'Mideast policy hurts UK's good name'

Oxfam says Blair's positions on region are one-sided in Israel's favor.

jp.services1 (photo credit: )
(photo credit: )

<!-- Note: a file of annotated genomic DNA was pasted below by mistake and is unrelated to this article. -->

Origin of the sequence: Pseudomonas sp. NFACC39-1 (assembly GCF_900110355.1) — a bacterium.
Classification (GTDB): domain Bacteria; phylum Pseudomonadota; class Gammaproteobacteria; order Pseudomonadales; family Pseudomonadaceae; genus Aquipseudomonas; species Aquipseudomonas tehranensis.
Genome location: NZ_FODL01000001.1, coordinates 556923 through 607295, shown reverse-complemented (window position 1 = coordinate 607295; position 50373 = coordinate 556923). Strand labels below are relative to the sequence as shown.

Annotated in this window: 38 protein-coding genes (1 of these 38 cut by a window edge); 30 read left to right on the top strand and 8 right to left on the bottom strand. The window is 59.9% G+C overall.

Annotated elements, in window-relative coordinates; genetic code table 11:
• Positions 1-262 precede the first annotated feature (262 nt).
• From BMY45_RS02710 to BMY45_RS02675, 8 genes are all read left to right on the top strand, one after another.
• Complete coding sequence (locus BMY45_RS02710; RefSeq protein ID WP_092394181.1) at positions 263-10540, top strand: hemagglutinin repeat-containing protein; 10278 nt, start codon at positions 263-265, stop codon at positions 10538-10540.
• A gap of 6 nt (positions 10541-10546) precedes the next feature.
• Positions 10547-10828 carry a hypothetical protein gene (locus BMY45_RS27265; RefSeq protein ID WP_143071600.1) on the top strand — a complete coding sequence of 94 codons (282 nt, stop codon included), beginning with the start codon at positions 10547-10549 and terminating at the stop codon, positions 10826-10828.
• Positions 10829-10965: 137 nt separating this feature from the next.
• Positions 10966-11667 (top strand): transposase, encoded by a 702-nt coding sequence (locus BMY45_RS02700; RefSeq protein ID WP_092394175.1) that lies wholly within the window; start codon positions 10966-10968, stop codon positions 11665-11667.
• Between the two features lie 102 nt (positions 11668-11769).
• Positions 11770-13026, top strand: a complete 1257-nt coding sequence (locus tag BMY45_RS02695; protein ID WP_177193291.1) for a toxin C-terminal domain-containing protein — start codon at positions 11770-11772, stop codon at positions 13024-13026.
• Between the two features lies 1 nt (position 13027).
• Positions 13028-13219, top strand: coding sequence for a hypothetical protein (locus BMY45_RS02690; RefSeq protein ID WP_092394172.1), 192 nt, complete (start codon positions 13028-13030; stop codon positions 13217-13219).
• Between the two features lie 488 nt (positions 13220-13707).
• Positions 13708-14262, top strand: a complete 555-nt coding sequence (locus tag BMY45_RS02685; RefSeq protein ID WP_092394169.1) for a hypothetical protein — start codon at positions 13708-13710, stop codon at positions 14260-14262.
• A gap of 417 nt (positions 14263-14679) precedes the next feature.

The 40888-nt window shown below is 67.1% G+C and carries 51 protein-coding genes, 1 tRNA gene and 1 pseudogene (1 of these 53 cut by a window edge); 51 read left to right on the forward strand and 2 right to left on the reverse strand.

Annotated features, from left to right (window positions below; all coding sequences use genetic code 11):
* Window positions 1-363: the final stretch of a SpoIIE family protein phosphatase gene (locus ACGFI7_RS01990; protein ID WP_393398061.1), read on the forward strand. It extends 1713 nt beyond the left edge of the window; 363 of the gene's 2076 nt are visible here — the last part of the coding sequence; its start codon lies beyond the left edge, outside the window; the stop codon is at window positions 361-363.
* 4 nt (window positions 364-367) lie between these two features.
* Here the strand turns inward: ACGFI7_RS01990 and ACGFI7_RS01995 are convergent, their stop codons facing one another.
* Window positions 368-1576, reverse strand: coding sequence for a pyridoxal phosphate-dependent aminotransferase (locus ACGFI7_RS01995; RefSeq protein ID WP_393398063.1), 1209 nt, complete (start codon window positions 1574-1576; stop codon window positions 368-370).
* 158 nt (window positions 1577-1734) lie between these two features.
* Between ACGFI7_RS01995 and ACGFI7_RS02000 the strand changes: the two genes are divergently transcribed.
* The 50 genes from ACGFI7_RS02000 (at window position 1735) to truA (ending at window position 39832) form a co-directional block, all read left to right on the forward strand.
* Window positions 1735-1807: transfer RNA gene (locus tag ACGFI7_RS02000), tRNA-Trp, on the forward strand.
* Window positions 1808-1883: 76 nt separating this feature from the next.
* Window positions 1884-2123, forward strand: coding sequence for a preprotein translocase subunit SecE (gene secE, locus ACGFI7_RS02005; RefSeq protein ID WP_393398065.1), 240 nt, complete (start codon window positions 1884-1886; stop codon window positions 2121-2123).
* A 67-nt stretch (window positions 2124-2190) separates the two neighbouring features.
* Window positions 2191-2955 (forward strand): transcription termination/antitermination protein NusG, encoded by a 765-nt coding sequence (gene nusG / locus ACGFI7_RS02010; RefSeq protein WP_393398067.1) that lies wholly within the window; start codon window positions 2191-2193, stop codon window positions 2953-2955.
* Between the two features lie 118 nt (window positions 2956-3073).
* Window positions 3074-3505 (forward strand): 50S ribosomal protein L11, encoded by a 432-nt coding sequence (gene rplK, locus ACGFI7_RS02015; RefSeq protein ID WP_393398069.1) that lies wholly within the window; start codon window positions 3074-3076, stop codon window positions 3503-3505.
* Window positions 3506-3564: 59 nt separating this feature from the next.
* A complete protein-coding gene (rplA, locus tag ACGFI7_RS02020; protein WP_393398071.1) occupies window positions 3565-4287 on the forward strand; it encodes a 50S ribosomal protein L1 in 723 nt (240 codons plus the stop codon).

A British charity has said that its country's policy on Israel and the Palestinians is among the errors in foreign policy that has damaged the country's reputation in the world and undermined its status as "an international force for good." In a report published on Wednesday, Oxfam, a British charity with a mandate to overcome poverty and suffering in the world, has questioned their country's foreign policy, asking if the UK can do more to protect civilians around the world. While the report focuses on the UK's role in Iraq and impact or policy around the world, saying the lesson is that "the wrong policy can make a bad situation worse," Oxfam attacks the British government for failing to pressure Israel for an immediate cease-fire in the Lebanon war last year. The charity uses an account of a Lebanese farmer to make its point. "Around the world, Oxfam sees the impact of British foreign policy on the people with whom it works. In Lebanon in 2006, for example, Abdullah Bakin, an olive farmer in the village of Siddiquine, was typical in blaming the UK, not only Israel and the US, for the destruction wrought on his farm, because the British government had failed to press Israel for an immediate cease-fire." In the report, the olive farmer said: "I've lost all my olive trees…30 percent shelled, 40% burned…the rest you can't get near because of the [unexploded] bombs… but I'm aware that the British people do not think the same as Tony Blair and the British government." It also says that Britain's position often looks "one-sided." "In August 2006, during the Lebanon crisis, the prime minister described an 'arc of extremism' of insurgents and pariah governments, and called for an opposing 'alliance of moderation' including the USA, the UK and Israel. To most people around the world, in the light of attacks on civilians by some of the 'moderates' as well as 'extremists,' the UK's position looked one-sided," the report says. A Foreign Office spokesman said in response: "On the Lebanon crisis last year, our position was simply that just calling for a cease-fire would not create one and would certainly not create the conditions on the ground for a sustainable cease-fire. Our work during the Rome summit and in the UNSC helped to achieve just that, international consensus and conditions on the ground that led to UNSCR 1701 - a cease-fire that continues to be upheld." The report warns that British foreign policy could become more cautious after the "debacle" in Iraq at the expense of other crises. "For four years, foreign-policy discussions have been dominated by the debacle in Iraq. That is understandable - but dangerous. The danger is that, after Iraq, UK foreign policy could lurch to a much more cautious approach, turning away from trying to solve the world's worst crises, with potentially catastrophic consequences for people in them. And by refusing to acknowledge some of the failings and inconsistencies of recent years, the UK could undermine many of the more positive steps it has taken." While it states that the government has been right to pursue an active foreign policy and doesn't discount the deployment of British troops, such as was done in Sierra Leone, Oxfam says it must be done "only occasionally." It says the government must seek "multilateral solutions" to the world's conflicts and find ways to protect civilians caught up in them. Britain must also help to unite UN members, the report suggests: "It must press the UN not only to be more effective, but also to be more representative of the changing world. The UK must pursue a new multilateralism that is both active and 'listening,' working with other governments to galvanize the rest of the international community to protect civilians. "However more often it will require Britain to criticize its friends when they commit war crimes and human-rights abuses," it says, and Israel is used as an example. "In Lebanon, and in too many other crises to date, it has failed to do that," says the report. The report states that as many as three-quarters of a million people have died in just three of the world's 35 conflicts - Darfur, Iraq and the Congo - and attacks the UK for "failing to respond effectively" to the 1994 Rwandan genocide, in which an estimated 800,000 people were killed within 100 days, and the genocide in Bosnia in the same decade. "The UK government not only sat on its hands, but actively worked to block the UN Security Council intervening to stop the genocide in Rwanda. It was one of the first to tell the UN to withdraw peacekeepers, rather than act to stop the killing. In part, this was because it was afraid of repeating the Western intervention in Somalia, which ended in disaster and humiliation in 1993. "One million people died in the genocides in Rwanda and Bosnia, to which the previous UK government failed to respond effectively. Tony Blair came to office determined that the UK would never again allow such mass murder to be perpetrated. He pursued what could arguably be described as a relatively successful foreign policy until the misadventure in Iraq," the report says. Oxfam proposed a number of measures in the report "for any future UK government to consider" in its foreign policy. These include consistently challenging abuses of humanitarian law and human rights; finding new approaches to influence the world's emerging powers to help protect civilians; and strengthening multilateral institutions to protect civilians, in particular by reducing the UN's polarization. A Foreign Office spokesman said: "We note Oxfam's latest report in which they argue for an activist interventionist foreign policy driven by core principles. We agree with some of their conclusions, though not all. The UK has pursued an effective foreign policy in the last 10 years, which has been values driven, activist and multilateralist. We have rightly focused on "hard" security issues such as Iraq, Afghanistan, Bosnia, Kosovo and Sierra Leone as well as "softer" issues such as climate change and poverty eradication. "We disagree that the UK now exercises less influence because of Iraq. On the contrary the UK remains at the heart of every major international debate and our influence as consensus builders is recognized worldwide. As the government has consistently argued, we also believe that our intervention in Iraq was justified. "Our close links with US and European colleagues and partnership with emerging powers like Brazil, India and China also gives us a unique role in forging coalitions for change such as on trade and climate change."